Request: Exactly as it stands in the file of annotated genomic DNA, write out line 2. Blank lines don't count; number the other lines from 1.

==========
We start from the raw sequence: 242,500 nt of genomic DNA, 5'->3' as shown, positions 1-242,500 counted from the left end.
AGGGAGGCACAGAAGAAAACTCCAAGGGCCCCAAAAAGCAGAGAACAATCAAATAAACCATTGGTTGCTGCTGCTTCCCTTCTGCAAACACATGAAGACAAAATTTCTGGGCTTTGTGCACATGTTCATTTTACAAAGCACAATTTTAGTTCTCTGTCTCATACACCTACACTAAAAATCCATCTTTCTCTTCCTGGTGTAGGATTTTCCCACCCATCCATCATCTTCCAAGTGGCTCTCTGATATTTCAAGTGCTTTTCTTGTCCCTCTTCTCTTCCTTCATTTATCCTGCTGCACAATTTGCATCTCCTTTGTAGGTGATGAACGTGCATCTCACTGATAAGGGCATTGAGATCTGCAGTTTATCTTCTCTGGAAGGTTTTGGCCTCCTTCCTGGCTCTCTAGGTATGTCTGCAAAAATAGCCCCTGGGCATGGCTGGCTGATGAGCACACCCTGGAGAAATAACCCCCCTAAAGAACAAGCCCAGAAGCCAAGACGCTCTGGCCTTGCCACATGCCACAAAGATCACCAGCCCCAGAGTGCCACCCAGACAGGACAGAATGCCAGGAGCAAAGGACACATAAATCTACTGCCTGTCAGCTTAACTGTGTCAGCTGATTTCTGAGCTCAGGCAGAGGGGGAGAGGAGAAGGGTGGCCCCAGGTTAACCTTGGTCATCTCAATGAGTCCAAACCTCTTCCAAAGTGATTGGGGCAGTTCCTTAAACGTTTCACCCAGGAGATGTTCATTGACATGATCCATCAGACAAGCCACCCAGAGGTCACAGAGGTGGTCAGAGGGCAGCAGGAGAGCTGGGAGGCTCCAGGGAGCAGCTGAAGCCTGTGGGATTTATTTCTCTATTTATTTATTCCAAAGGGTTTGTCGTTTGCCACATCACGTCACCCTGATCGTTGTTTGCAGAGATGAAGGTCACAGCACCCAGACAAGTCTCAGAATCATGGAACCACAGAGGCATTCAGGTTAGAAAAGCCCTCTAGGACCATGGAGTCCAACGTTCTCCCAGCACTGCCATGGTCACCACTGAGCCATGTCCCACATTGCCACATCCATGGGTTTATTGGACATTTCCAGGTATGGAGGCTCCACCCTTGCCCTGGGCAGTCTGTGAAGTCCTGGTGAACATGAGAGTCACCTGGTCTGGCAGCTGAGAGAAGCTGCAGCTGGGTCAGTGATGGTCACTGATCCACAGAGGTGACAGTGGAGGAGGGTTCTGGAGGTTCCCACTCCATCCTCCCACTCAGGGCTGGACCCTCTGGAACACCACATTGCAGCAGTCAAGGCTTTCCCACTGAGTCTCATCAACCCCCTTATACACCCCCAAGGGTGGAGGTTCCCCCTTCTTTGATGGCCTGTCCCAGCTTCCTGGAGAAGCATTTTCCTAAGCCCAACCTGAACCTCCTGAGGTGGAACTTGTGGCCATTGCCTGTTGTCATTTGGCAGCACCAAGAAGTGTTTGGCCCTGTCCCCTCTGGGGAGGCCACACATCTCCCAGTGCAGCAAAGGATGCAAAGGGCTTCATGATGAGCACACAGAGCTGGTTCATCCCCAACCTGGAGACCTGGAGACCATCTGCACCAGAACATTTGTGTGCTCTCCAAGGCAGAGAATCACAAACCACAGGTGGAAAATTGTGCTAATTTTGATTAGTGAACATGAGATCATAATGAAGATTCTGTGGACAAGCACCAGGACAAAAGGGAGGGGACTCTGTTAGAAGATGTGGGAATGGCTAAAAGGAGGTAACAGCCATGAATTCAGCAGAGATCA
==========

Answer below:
AGGGAGGCACAGAAGAAAACTCCAAGGGCCCCAAAAAGCAGAGAACAATCAAATAAACCATTGGTTGCTGCTGCTTCCCTTCTGCAAACACATGAAGACAAAATTTCTGGGCTTTGTGCACATGTTCATTTTACAAAGCACAATTTTAGTTCTCTGTCTCATACACCTACACTAAAAATCCATCTTTCTCTTCCTGGTGTAGGATTTTCCCACCCATCCATCATCTTCCAAGTGGCTCTCTGATATTTCAAGTGCTTTTCTTGTCCCTCTTCTCTTCCTTCATTTATCCTGCTGCACAATTTGCATCTCCTTTGTAGGTGATGAACGTGCATCTCACTGATAAGGGCATTGAGATCTGCAGTTTATCTTCTCTGGAAGGTTTTGGCCTCCTTCCTGGCTCTCTAGGTATGTCTGCAAAAATAGCCCCTGGGCATGGCTGGCTGATGAGCACACCCTGGAGAAATAACCCCCCTAAAGAACAAGCCCAGAAGCCAAGACGCTCTGGCCTTGCCACATGCCACAAAGATCACCAGCCCCAGAGTGCCACCCAGACAGGACAGAATGCCAGGAGCAAAGGACACATAAATCTACTGCCTGTCAGCTTAACTGTGTCAGCTGATTTCTGAGCTCAGGCAGAGGGGGAGAGGAGAAGGGTGGCCCCAGGTTAACCTTGGTCATCTCAATGAGTCCAAACCTCTTCCAAAGTGATTGGGGCAGTTCCTTAAACGTTTCACCCAGGAGATGTTCATTGACATGATCCATCAGACAAGCCACCCAGAGGTCACAGAGGTGGTCAGAGGGCAGCAGGAGAGCTGGGAGGCTCCAGGGAGCAGCTGAAGCCTGTGGGATTTATTTCTCTATTTATTTATTCCAAAGGGTTTGTCGTTTGCCACATCACGTCACCCTGATCGTTGTTTGCAGAGATGAAGGTCACAGCACCCAGACAAGTCTCAGAATCATGGAACCACAGAGGCATTCAGGTTAGAAAAGCCCTCTAGGACCATGGAGTCCAACGTTCTCCCAGCACTGCCATGGTCACCACTGAGCCATGTCCCACATTGCCACATCCATGGGTTTATTGGACATTTCCAGGTATGGAGGCTCCACCCTTGCCCTGGGCAGTCTGTGAAGTCCTGGTGAACATGAGAGTCACCTGGTCTGGCAGCTGAGAGAAGCTGCAGCTGGGTCAGTGATGGTCACTGATCCACAGAGGTGACAGTGGAGGAGGGTTCTGGAGGTTCCCACTCCATCCTCCCACTCAGGGCTGGACCCTCTGGAACACCACATTGCAGCAGTCAAGGCTTTCCCACTGAGTCTCATCAACCCCCTTATACACCCCCAAGGGTGGAGGTTCCCCCTTCTTTGATGGCCTGTCCCAGCTTCCTGGAGAAGCATTTTCCTAAGCCCAACCTGAACCTCCTGAGGTGGAACTTGTGGCCATTGCCTGTTGTCATTTGGCAGCACCAAGAAGTGTTTGGCCCTGTCCCCTCTGGGGAGGCCACACATCTCCCAGTGCAGCAAAGGATGCAAAGGGCTTCATGATGAGCACACAGAGCTGGTTCATCCCCAACCTGGAGACCTGGAGACCATCTGCACCAGAACATTTGTGTGCTCTCCAAGGCAGAGAATCACAAACCACAGGTGGAAAATTGTGCTAATTTTGATTAGTGAACATGAGATCATAATGAAGATTCTGTGGACAAGCACCAGGACAAAAGGGAGGGGACTCTGTTAGAAGATGTGGGAATGGCTAAAAGGAGGTAACAGCCATGAATTCAGCAGAGATCA